Effects of anesthesia on the response to sleep deprivation

Aaron B. Nelson, Ugo Faraguna, Giulio Tononi, Chiara Cirelli

Research output: Contribution to journalArticle

35 Citations (Scopus)

Abstract

Study Objective: Slow wave activity (SWA) during NREM sleep is the best characterized marker of sleep homeostasis, and the occurrence of sleep slow waves is necessary to reduce sleep need. Recent evidence suggests that sleep slow waves may mediate several beneficial effects of sleep on performance, from the prevention of cognitive impairments to memory consolidation. However, slow waves are also triggered by low doses of many anesthetics, but very few reports have examined whether anesthesia-mediated slow waves affect the homeostatic regulation of sleep. Moreover, no study has examined how sleep is affected by higher doses of anesthetics, which lead to a predominantly " isoelectric" EEG tracing without slow waves. Design: We studied in rats whether 1 hour of a dose of isoflurane or desflurane able to induce almost continuous slow waves (ISO-sw, DES-sw), and of a dose of desflurane resulting in a predominantly isoelectric EEG (DES-iso) reduces the sleep pressure caused by 4 h of sleep deprivation. Anesthesia was compared to a mock condition in which rats were only anesthetized for 2-3 min. Setting: Basic sleep research laboratory. Patients or Participants: Male WKY rats (n = 31). Interventions: Total sleep deprivation by exposure to novel objects starting at light onset, followed by one hour of anesthesia or mock anesthesia. Measurements and Results: One hour of anesthesia (sw or iso) did not affect either sleep duration or the overall sleep pattern. Anesthesia with ISO-sw or DES-sw, both associated with the occurrence of almost continuous slow waves, reduced the SWA rebound expected following 4 h of sleep deprivation. One hour of anesthesia with DES-iso, associated with isoelectric EEG and few slow waves, also reduced the SWA rebound after sleep deprivation, and did so to an extent similar to that observed after DES-sw. However, in contrast to DES-sw, SWA after DES-iso remained chronically lower than in baseline, resulting in reduced slow wave energy (SWE, SWA x time) for at least 2 days. Conclusion: The blunted SWA rebound after ISO-sw and DES-sw suggests that anesthesia slow waves may substitute for sleep slow waves. The reduced SWA rebound after DES-iso may reflect a pathological condition that results in a chronic decrease in SWA, or may suggest that anesthesia slow waves are not an absolute requirement to discharge sleep pressure.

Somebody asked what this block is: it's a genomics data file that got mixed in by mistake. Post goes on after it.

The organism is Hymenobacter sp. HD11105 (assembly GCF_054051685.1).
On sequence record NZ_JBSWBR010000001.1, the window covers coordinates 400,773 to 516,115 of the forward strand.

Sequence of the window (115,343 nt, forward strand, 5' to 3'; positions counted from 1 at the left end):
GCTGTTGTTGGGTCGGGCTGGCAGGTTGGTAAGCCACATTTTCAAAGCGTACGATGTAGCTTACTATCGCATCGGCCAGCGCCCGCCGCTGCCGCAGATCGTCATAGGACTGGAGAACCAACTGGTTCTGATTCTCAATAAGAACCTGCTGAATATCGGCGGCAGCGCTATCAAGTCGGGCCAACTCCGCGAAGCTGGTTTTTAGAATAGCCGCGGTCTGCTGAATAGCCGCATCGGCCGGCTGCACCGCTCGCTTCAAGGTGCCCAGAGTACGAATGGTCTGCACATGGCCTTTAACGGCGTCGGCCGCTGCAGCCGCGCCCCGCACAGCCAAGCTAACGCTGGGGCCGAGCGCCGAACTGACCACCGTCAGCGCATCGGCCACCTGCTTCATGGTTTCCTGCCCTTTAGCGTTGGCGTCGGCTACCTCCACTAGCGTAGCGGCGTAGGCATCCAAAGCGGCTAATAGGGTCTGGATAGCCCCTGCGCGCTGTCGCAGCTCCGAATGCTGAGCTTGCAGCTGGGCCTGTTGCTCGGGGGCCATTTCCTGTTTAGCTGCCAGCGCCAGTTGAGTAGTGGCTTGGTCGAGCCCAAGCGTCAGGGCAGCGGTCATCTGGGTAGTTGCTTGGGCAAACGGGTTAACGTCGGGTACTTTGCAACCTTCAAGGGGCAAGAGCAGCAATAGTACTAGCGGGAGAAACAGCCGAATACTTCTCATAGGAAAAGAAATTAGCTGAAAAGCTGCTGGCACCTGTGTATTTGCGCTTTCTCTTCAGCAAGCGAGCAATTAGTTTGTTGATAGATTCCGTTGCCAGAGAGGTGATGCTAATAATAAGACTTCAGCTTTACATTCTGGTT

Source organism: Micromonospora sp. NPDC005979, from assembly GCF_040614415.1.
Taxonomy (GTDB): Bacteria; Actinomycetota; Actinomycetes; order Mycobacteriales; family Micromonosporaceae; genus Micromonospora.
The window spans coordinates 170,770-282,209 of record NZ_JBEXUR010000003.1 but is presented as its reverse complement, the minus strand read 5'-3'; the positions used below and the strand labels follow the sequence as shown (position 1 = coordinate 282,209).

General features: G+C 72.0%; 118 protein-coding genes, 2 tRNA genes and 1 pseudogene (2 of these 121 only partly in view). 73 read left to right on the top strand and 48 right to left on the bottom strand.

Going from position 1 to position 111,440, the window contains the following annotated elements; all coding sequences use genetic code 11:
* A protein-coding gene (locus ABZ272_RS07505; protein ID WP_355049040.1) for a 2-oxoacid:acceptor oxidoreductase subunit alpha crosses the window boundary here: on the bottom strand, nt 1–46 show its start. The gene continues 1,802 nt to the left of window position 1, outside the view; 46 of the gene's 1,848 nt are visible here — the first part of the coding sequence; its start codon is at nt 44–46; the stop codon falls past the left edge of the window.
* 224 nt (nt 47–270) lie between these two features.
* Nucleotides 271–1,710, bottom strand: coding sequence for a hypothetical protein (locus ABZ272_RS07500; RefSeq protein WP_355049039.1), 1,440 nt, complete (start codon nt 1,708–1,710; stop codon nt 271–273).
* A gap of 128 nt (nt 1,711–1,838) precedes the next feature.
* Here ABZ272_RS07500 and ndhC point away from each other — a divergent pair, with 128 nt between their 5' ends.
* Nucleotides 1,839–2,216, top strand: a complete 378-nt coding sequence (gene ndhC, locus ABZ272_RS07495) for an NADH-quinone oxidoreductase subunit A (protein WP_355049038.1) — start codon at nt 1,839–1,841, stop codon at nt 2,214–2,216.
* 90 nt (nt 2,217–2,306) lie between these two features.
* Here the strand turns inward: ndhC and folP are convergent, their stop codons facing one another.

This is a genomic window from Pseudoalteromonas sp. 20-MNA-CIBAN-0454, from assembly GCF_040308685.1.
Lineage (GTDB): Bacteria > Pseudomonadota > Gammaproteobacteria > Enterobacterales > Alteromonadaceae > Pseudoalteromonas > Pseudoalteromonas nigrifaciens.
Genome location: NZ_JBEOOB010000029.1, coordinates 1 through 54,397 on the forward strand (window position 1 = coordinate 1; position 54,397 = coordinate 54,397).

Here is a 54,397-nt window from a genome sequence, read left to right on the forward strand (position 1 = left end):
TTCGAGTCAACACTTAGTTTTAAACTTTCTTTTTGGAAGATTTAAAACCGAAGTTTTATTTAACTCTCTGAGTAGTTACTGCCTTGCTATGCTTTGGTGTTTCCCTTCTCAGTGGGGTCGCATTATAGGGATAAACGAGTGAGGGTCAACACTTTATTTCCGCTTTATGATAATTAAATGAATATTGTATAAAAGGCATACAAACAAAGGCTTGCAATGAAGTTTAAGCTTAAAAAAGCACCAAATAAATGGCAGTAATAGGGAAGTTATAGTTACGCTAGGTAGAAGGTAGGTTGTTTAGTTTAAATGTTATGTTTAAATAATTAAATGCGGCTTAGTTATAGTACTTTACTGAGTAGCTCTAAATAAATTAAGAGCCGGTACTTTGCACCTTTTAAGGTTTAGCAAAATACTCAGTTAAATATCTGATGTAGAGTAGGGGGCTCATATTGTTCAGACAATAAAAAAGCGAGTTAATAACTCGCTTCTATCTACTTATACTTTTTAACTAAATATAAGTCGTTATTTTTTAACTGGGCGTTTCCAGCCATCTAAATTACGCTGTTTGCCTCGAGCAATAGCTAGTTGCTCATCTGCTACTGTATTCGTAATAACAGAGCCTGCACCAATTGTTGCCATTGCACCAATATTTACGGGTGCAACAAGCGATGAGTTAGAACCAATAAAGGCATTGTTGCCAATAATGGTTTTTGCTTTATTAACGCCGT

Original languageEnglish
Pages (from-to)1659-1667
Number of pages9
JournalSleep
Volume33
Issue number12
Publication statusPublished - Dec 1 2010

Fingerprint

Sleep Deprivation
Sleep
Anesthesia
Electroencephalography
Anesthetics
Pressure
Inbred WKY Rats
Isoflurane

Keywords

  • Desflurane
  • Isoflurane
  • Rat
  • Slow wave activity

ASJC Scopus subject areas

  • Physiology (medical)
  • Clinical Neurology

Cite this

Nelson, A. B., Faraguna, U., Tononi, G., & Cirelli, C. (2010). Effects of anesthesia on the response to sleep deprivation. Sleep, 33(12), 1659-1667.

Effects of anesthesia on the response to sleep deprivation. / Nelson, Aaron B.; Faraguna, Ugo; Tononi, Giulio; Cirelli, Chiara.

In: Sleep, Vol. 33, No. 12, 01.12.2010, p. 1659-1667.

Research output: Contribution to journalArticle

Nelson, AB, Faraguna, U, Tononi, G & Cirelli, C 2010, 'Effects of anesthesia on the response to sleep deprivation', Sleep, vol. 33, no. 12, pp. 1659-1667.
Nelson AB, Faraguna U, Tononi G, Cirelli C. Effects of anesthesia on the response to sleep deprivation. Sleep. 2010 Dec 1;33(12):1659-1667.
Nelson, Aaron B. ; Faraguna, Ugo ; Tononi, Giulio ; Cirelli, Chiara. / Effects of anesthesia on the response to sleep deprivation. In: Sleep. 2010 ; Vol. 33, No. 12. pp. 1659-1667.
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